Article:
After a point, as rapid population growth, deteriorating environmental support systems, and poverty reinforce each other, the resulting instability makes it difficult to attract investment from abroad. Even public assistance programs from donor countries are sometimes phased out as the security breakdown threatens the lives of aid workers.

The conditions of state failure may be a long time in the making, but the collapse itself can come quickly. Before revolution in Tunisia helped spark unrest in Yemen in January of 2011, the country already faced several threatening trends. It is running out of both oil and water, and has the poorest population among Arab countries. The shaky Yemeni government faces a Shiite insurgency in the north, a deepening conflict between the north and the south, and an estimated 300 Al Qaeda operatives within its borders. With its long, porous border with Saudi Arabia, Yemen could become a gateway for Al Qaeda to move into Saudi Arabia.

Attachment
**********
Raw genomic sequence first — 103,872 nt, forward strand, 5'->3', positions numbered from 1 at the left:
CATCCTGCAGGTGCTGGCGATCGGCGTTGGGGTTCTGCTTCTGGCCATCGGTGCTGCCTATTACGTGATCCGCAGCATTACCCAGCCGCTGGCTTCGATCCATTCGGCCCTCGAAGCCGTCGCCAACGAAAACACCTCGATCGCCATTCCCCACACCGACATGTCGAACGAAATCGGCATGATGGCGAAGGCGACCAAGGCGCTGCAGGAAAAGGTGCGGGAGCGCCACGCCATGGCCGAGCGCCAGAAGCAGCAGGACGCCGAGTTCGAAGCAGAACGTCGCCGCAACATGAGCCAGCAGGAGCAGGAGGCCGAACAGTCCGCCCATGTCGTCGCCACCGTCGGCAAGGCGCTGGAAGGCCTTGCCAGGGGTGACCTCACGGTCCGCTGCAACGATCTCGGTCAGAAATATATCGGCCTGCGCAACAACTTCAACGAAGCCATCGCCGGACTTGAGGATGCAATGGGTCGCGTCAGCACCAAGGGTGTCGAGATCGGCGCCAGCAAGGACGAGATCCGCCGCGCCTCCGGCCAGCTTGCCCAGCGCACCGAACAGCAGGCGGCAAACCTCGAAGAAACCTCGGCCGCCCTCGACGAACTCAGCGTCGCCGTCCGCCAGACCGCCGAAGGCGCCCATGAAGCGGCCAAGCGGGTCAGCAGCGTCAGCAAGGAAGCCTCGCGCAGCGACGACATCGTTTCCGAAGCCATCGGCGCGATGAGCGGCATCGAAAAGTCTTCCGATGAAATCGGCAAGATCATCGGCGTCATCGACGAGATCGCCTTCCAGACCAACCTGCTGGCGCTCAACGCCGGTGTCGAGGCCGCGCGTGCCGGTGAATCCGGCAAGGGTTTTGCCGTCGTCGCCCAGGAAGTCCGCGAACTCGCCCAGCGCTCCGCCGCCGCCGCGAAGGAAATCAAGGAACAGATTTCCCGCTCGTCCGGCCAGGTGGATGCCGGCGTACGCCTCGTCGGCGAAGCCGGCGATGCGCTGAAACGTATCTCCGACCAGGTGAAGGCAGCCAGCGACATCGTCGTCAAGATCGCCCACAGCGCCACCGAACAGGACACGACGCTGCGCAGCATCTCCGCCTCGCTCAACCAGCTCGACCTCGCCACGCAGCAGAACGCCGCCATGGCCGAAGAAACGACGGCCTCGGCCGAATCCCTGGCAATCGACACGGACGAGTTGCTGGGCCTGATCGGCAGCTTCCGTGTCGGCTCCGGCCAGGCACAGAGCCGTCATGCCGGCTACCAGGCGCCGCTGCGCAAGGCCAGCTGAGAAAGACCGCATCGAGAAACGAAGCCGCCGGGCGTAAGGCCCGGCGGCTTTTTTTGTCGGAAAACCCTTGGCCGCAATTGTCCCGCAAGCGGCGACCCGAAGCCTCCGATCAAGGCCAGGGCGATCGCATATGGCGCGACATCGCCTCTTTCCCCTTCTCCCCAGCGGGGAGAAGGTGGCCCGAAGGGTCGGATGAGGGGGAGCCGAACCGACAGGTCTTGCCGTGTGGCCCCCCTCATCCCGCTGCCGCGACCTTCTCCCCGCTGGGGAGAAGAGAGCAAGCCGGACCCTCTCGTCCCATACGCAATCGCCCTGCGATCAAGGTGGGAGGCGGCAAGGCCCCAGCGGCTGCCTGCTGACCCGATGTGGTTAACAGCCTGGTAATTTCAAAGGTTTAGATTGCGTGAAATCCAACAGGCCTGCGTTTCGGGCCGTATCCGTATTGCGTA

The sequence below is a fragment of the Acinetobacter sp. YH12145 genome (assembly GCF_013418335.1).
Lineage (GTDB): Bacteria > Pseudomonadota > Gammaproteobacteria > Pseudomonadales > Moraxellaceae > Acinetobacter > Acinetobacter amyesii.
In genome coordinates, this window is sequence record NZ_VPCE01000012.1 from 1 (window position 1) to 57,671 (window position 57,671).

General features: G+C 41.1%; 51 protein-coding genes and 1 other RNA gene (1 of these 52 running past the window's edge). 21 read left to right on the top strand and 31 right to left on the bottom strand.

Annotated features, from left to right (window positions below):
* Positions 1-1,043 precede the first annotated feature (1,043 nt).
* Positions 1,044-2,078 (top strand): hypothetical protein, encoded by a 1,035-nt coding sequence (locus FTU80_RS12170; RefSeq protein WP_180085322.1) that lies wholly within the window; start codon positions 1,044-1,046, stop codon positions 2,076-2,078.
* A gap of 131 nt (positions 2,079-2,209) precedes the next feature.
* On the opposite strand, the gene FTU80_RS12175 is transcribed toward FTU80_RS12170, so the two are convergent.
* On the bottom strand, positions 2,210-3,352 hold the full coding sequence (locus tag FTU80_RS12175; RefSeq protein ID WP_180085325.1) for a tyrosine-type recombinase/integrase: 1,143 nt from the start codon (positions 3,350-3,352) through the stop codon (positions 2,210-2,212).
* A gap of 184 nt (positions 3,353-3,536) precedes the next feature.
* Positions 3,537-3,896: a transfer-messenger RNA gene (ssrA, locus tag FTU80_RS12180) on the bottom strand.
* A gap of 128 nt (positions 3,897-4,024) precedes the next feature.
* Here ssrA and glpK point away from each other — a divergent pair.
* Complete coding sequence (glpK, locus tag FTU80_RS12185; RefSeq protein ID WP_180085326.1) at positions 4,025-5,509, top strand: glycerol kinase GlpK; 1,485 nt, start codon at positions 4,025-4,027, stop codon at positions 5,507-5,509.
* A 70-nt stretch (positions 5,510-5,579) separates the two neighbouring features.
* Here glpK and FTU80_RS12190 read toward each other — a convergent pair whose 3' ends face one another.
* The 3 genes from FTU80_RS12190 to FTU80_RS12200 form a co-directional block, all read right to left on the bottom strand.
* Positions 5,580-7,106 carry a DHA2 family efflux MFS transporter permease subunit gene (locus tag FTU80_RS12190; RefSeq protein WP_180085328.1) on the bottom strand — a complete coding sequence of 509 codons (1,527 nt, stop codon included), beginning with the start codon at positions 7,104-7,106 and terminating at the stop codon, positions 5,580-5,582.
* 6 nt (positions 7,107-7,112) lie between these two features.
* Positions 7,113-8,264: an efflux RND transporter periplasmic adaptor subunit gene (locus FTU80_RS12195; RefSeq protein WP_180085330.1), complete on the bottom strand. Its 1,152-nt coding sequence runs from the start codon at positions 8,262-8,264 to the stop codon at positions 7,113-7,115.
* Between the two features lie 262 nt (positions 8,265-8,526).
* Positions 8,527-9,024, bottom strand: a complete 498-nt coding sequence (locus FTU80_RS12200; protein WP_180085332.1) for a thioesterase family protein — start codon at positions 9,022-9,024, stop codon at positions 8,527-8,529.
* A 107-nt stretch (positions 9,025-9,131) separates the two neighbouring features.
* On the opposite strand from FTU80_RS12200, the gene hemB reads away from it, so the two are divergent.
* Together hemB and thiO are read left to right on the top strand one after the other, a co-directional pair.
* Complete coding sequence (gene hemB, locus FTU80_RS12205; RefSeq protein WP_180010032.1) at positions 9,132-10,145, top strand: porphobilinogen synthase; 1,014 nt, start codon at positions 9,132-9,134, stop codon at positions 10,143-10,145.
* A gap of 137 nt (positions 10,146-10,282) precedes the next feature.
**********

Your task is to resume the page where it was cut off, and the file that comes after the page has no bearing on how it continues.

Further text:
Failing states are rarely isolated phenomena. Conflicts can easily spread to neighboring countries, as when the genocide in Rwanda spilled over into the DRC, where an ongoing civil conflict claimed more than 5 million lives between 1998 and 2007. Similarly, the killings in Sudan’s Darfur region quickly spread into Chad as victims fled across the border. Failing states can become training grounds for international terrorist groups, as in Afghanistan, Iraq, Pakistan, and Yemen; bases for pirates, as in Somalia; or sources of drugs, as in Afghanistan and Myanmar (Burma).

Fortunately, state failure is not always a one-way street. South Africa, which could have erupted into a race war a generation ago, is now a functioning democracy. Liberia and Colombia, both of which once had high Failed State Index scores, have each made a remarkable turnaround.